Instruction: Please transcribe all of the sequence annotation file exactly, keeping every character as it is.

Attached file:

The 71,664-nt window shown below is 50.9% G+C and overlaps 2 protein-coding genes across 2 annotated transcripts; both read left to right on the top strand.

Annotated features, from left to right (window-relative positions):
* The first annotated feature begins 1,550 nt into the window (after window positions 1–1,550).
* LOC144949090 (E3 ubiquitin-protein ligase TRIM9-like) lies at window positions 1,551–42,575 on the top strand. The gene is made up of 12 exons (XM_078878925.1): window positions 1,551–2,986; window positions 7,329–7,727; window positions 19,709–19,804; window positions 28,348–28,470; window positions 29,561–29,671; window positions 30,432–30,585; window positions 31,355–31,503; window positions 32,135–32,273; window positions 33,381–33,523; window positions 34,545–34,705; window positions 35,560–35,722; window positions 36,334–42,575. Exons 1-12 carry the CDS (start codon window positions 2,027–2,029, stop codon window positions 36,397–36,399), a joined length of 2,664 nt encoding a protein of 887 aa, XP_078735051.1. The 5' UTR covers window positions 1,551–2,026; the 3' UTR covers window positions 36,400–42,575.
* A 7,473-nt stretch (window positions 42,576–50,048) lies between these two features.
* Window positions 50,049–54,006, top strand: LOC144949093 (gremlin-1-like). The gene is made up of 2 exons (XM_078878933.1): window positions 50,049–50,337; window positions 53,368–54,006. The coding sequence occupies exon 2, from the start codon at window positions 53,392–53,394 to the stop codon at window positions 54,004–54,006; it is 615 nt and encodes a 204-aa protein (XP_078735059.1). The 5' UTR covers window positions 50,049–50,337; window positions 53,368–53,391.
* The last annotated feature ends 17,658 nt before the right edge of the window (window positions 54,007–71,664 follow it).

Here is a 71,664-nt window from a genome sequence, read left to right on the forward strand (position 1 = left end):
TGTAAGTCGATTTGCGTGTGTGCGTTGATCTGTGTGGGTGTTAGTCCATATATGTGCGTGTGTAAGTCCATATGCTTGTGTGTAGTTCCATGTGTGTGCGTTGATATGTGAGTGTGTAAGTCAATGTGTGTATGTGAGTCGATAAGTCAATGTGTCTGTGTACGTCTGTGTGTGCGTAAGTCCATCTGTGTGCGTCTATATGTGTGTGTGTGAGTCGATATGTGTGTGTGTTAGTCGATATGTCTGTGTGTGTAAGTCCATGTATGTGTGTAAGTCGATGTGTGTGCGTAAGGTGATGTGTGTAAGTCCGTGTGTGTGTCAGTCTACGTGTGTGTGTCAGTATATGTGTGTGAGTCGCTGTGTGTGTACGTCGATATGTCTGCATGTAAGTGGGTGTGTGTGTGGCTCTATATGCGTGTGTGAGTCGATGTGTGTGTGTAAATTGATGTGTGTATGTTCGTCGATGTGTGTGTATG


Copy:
The 71,664-nt window shown below is 50.9% G+C and overlaps 2 protein-coding genes across 2 annotated transcripts; both read left to right on the top strand.

Annotated features, from left to right (window-relative positions):
* The first annotated feature begins 1,550 nt into the window (after window positions 1–1,550).
* LOC144949090 (E3 ubiquitin-protein ligase TRIM9-like) lies at window positions 1,551–42,575 on the top strand. The gene is made up of 12 exons (XM_078878925.1): window positions 1,551–2,986; window positions 7,329–7,727; window positions 19,709–19,804; window positions 28,348–28,470; window positions 29,561–29,671; window positions 30,432–30,585; window positions 31,355–31,503; window positions 32,135–32,273; window positions 33,381–33,523; window positions 34,545–34,705; window positions 35,560–35,722; window positions 36,334–42,575. Exons 1-12 carry the CDS (start codon window positions 2,027–2,029, stop codon window positions 36,397–36,399), a joined length of 2,664 nt encoding a protein of 887 aa, XP_078735051.1. The 5' UTR covers window positions 1,551–2,026; the 3' UTR covers window positions 36,400–42,575.
* A 7,473-nt stretch (window positions 42,576–50,048) lies between these two features.
* Window positions 50,049–54,006, top strand: LOC144949093 (gremlin-1-like). The gene is made up of 2 exons (XM_078878933.1): window positions 50,049–50,337; window positions 53,368–54,006. The coding sequence occupies exon 2, from the start codon at window positions 53,392–53,394 to the stop codon at window positions 54,004–54,006; it is 615 nt and encodes a 204-aa protein (XP_078735059.1). The 5' UTR covers window positions 50,049–50,337; window positions 53,368–53,391.
* The last annotated feature ends 17,658 nt before the right edge of the window (window positions 54,007–71,664 follow it).

Here is a 71,664-nt window from a genome sequence, read left to right on the forward strand (position 1 = left end):
TGTAAGTCGATTTGCGTGTGTGCGTTGATCTGTGTGGGTGTTAGTCCATATATGTGCGTGTGTAAGTCCATATGCTTGTGTGTAGTTCCATGTGTGTGCGTTGATATGTGAGTGTGTAAGTCAATGTGTGTATGTGAGTCGATAAGTCAATGTGTCTGTGTACGTCTGTGTGTGCGTAAGTCCATCTGTGTGCGTCTATATGTGTGTGTGTGAGTCGATATGTGTGTGTGTTAGTCGATATGTCTGTGTGTGTAAGTCCATGTATGTGTGTAAGTCGATGTGTGTGCGTAAGGTGATGTGTGTAAGTCCGTGTGTGTGTCAGTCTACGTGTGTGTGTCAGTATATGTGTGTGAGTCGCTGTGTGTGTACGTCGATATGTCTGCATGTAAGTGGGTGTGTGTGTGGCTCTATATGCGTGTGTGAGTCGATGTGTGTGTGTAAATTGATGTGTGTATGTTCGTCGATGTGTGTGTATG